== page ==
Web server

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gt1209

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Thinking about running my own web server.

Details: assuming website is similar to craigslist, traffic is 1,000 - 5,000 per day, each visit chews up about 20 MB. Should I buy a dedicated server? Or can I get by with running the server on my new build machine (windows) via a virtual machine (Linux)?

Assuming my new build machine is something like latest low end i3, 4GB - 8GB RAM, 1TB. Or whatever AMD build that I can put together for under $600.

I don't really care about downtime at this moment. I may change my mind if the site grows.
 

gt1209

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Yes I did. Actually I've been on the fence - do it myself or depend on a site such as Bluehost. When do you draw the line to let someone host it or host it yourself?

I'm leaning toward hosting it myself because the site may contain customer info, invoice info, and all that eventually. (not at first)
 

ubercake

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A static IP address is a fairly expensive endeavor making using a hosting service worthwhile if your just a one-man operation.

Dynamic DNS (DDNS) services are OK, but you need to make sure you're web server (in your house) is always connected. If you're offering your services for free, like craigslist, then your customers really can't complain if the sites down, though.

Believe it or not, larger web hosts are a good option for a one-man operation. They give you all the benefits of using a larger company such as physically redundant servers and failover mechanisms in place so the site can run under any conditions (ie power outage at one data center but not at another).

I've dealt with smaller web hosts out there, but they are always failing or getting bought up. When thye fail, you're left high and dry. When they get bought up, you have a whole new set of rules regarding what you can do on the new host's servers and you also may have to deal with re-establishing and initializing server settings. Also, the new host may not always move your files (even after you discuss this with their migration people) to a server with the same OS and same middleware/scripting server product(s) (ie you were using php 4 on windows and they move you to php 5 on linux at the new host and don't turn on SQL server, etc...) And e-mail services always change going from one host to the next because they all seem to use different e-mail servers.

At any rate, I started using GoDaddy hosting (huge hosting company) a couple of years ago and have had very little changes take place. They are a good, affordable option. They offer many scripting language options and many different levels of service.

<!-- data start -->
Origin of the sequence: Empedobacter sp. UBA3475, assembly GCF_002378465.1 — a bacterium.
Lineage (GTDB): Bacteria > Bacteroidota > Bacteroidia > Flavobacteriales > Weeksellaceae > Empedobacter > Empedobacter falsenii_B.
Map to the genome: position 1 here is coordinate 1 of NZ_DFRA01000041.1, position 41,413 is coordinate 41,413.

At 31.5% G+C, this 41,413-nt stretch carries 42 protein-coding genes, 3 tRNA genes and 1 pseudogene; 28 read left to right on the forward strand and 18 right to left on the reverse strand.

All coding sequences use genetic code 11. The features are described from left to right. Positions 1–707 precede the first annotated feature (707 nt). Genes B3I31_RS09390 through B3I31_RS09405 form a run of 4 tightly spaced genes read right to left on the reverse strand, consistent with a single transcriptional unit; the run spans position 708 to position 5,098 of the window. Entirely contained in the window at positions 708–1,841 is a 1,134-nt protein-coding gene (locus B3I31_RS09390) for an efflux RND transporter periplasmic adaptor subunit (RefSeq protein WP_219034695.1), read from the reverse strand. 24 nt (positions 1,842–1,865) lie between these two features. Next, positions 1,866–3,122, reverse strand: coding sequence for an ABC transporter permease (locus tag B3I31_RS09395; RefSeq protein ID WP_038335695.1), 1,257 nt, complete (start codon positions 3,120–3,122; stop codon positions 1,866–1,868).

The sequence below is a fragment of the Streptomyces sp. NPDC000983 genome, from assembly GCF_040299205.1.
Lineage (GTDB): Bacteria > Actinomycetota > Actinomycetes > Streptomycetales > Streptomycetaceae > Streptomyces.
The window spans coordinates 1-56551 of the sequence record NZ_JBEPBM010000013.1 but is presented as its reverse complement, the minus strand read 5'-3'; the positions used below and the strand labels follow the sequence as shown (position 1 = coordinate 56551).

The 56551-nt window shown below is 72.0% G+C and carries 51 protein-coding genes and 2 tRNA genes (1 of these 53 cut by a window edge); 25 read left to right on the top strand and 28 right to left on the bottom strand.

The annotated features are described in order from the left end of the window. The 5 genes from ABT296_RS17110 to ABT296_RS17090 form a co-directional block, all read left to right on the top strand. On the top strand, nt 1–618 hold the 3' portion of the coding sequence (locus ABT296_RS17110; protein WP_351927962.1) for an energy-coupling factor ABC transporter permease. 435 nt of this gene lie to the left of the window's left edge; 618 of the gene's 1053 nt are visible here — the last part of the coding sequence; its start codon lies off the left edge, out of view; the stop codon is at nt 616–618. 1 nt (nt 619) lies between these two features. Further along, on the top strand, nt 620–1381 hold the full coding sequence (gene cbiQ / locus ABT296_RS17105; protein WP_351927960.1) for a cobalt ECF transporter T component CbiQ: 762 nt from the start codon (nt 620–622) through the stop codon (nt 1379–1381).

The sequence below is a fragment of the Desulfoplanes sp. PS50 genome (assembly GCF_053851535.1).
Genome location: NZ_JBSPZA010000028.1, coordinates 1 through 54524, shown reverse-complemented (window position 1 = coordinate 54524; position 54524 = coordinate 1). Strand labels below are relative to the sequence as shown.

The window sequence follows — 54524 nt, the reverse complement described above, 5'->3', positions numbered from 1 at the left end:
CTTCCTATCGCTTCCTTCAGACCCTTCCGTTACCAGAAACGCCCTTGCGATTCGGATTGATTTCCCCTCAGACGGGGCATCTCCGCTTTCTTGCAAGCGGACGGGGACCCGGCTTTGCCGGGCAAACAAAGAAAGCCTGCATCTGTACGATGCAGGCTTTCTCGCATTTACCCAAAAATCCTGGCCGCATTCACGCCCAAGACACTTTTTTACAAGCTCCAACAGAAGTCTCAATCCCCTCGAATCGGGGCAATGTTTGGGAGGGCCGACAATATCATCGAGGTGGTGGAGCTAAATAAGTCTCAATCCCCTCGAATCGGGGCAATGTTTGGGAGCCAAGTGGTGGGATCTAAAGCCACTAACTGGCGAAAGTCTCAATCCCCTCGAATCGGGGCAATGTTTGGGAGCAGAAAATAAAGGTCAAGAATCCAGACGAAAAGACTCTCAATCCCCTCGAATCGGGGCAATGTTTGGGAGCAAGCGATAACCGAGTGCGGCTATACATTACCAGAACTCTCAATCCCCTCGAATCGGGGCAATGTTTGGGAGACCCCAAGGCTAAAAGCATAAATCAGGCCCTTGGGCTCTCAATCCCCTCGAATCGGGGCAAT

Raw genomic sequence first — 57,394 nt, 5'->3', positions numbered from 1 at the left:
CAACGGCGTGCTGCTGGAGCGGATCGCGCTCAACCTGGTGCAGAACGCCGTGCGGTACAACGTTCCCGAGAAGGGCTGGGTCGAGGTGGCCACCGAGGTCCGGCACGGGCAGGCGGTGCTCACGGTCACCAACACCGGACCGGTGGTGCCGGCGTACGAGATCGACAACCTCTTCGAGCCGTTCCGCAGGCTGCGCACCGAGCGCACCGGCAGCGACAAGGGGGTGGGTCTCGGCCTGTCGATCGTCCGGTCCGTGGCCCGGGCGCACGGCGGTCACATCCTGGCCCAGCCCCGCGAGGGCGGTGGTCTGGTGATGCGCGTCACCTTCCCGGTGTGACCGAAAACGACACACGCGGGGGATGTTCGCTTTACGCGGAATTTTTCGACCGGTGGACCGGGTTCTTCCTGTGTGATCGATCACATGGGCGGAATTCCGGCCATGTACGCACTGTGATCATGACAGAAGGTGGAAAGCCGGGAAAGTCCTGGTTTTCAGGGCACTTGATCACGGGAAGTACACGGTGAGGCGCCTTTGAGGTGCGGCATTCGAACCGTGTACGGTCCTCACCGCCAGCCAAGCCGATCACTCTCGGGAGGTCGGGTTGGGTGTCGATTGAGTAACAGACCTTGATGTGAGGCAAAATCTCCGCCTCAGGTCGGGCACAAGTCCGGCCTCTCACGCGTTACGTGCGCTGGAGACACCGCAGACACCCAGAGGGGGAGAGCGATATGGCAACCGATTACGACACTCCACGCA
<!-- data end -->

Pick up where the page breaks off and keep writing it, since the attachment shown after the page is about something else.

If you're just toying around with the idea, you can get by with a powerful setup for somewhere under $200 with a SQL database and any scripting language you want to work with using a reliable larger hosting service. Also, the support from Godaddy is there 24/7 and has always come through for me when necessary.

If you make it to the big time, you can build you're own data center.
 

gt1209

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That's a good post, really helpful! I appreciate it when you take time to post something like this! I'll think and digest it before I post another reply.
 

Rusting In Peace

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For me the line is drawn largely by cost; where cost is a combination of cash, piece of mind and time taken.

Wouldn't you rather focus your effort into the site's direction and content than doing that AND cheesing about with servers?

As for customer data you should be encrypting all of this anyway from when it's being sent from the connecting machine to when it's stored in a database. Doing anything else would be bad practice regardless of how it's hosted!
 

gt1209

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So is the only reason that I should host my own web server is if my site gets big enough, where maintaining it myself would be less costly than having someone else do it for me?

Companies that host their own web server... Do they do that because they already have an internal server, and they use the same people to host web server to cut down cost?
 

ubercake

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You get all the control when you host something yourself. You don't have to worry about which features are turned off because they pose a risk on a shared server.

Though even the larger hosts offer plans by which you get a server to yourself. These are costly, though.

With shared plans (many web sites running on the same server), you save a lot of money having a site hosted on a shared server, though you sometimes need to get creative when the features you want to use are turned off in the server software. A shared plan is good when you're just starting with an idea. You pay around $150 (I think that's around the godaddy rate) for a year of hosting with SQL servers, e-mail services, various middleware/server software and a certain bandwidth limit. If you exceed the bandwidth limit, you're doing something right and your site is generating traffic.

When you host something yourself, you're not restricted in any way and your bandwidth limit is limited to whatever your provider has in place.

Don't get me wrong, there are good points to hosting your own, but if you're just putting feelers out there, I'd recommend you call a hosting company with a good support team. When shopping around, I like to call the support number on the hosting service's web site just to see if they even pick up the phone and speak my native language. I just explain to them what I'm doing when they answer.

Do this a couple of times and you'll get a feel for what to expect from a company.
 
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